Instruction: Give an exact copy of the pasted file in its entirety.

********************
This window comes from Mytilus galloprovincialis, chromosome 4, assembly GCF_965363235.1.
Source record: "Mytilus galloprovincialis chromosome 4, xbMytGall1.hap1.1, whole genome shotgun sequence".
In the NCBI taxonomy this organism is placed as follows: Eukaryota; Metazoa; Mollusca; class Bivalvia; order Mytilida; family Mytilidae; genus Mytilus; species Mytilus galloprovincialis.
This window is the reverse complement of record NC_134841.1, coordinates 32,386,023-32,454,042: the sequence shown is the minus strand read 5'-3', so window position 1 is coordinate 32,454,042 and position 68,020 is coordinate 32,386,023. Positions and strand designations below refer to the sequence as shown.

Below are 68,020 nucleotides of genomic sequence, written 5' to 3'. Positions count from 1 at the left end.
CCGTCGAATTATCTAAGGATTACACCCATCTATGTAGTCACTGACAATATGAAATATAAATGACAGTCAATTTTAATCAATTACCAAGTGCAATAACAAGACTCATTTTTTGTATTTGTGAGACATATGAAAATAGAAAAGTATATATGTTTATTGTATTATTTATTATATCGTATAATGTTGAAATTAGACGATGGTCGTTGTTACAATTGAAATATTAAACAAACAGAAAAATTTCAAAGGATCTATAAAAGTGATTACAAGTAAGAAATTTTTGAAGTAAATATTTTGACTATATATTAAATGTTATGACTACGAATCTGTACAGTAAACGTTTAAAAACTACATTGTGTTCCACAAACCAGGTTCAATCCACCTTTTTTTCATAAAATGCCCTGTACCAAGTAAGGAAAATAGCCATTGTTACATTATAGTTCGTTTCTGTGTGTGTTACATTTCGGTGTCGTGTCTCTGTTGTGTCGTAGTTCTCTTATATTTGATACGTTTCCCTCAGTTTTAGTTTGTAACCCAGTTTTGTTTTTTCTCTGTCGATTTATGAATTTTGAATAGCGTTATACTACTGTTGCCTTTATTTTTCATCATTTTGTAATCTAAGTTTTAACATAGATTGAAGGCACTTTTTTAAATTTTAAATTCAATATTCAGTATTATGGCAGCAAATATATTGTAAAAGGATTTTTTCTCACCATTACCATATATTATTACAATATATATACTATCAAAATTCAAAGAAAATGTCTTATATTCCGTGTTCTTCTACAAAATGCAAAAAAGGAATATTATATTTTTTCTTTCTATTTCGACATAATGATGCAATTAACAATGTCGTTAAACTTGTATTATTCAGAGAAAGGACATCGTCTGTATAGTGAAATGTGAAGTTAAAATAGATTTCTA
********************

This window comes from Mytilus galloprovincialis, chromosome 4, assembly GCF_965363235.1.
Source record: "Mytilus galloprovincialis chromosome 4, xbMytGall1.hap1.1, whole genome shotgun sequence".
In the NCBI taxonomy this organism is placed as follows: Eukaryota; Metazoa; Mollusca; class Bivalvia; order Mytilida; family Mytilidae; genus Mytilus; species Mytilus galloprovincialis.
This window is the reverse complement of record NC_134841.1, coordinates 32,386,023-32,454,042: the sequence shown is the minus strand read 5'-3', so window position 1 is coordinate 32,454,042 and position 68,020 is coordinate 32,386,023. Positions and strand designations below refer to the sequence as shown.

Below are 68,020 nucleotides of genomic sequence, written 5' to 3'. Positions count from 1 at the left end.
CCGTCGAATTATCTAAGGATTACACCCATCTATGTAGTCACTGACAATATGAAATATAAATGACAGTCAATTTTAATCAATTACCAAGTGCAATAACAAGACTCATTTTTTGTATTTGTGAGACATATGAAAATAGAAAAGTATATATGTTTATTGTATTATTTATTATATCGTATAATGTTGAAATTAGACGATGGTCGTTGTTACAATTGAAATATTAAACAAACAGAAAAATTTCAAAGGATCTATAAAAGTGATTACAAGTAAGAAATTTTTGAAGTAAATATTTTGACTATATATTAAATGTTATGACTACGAATCTGTACAGTAAACGTTTAAAAACTACATTGTGTTCCACAAACCAGGTTCAATCCACCTTTTTTTCATAAAATGCCCTGTACCAAGTAAGGAAAATAGCCATTGTTACATTATAGTTCGTTTCTGTGTGTGTTACATTTCGGTGTCGTGTCTCTGTTGTGTCGTAGTTCTCTTATATTTGATACGTTTCCCTCAGTTTTAGTTTGTAACCCAGTTTTGTTTTTTCTCTGTCGATTTATGAATTTTGAATAGCGTTATACTACTGTTGCCTTTATTTTTCATCATTTTGTAATCTAAGTTTTAACATAGATTGAAGGCACTTTTTTAAATTTTAAATTCAATATTCAGTATTATGGCAGCAAATATATTGTAAAAGGATTTTTTCTCACCATTACCATATATTATTACAATATATATACTATCAAAATTCAAAGAAAATGTCTTATATTCCGTGTTCTTCTACAAAATGCAAAAAAGGAATATTATATTTTTTCTTTCTATTTCGACATAATGATGCAATTAACAATGTCGTTAAACTTGTATTATTCAGAGAAAGGACATCGTCTGTATAGTGAAATGTGAAGTTAAAATAGATTTCTA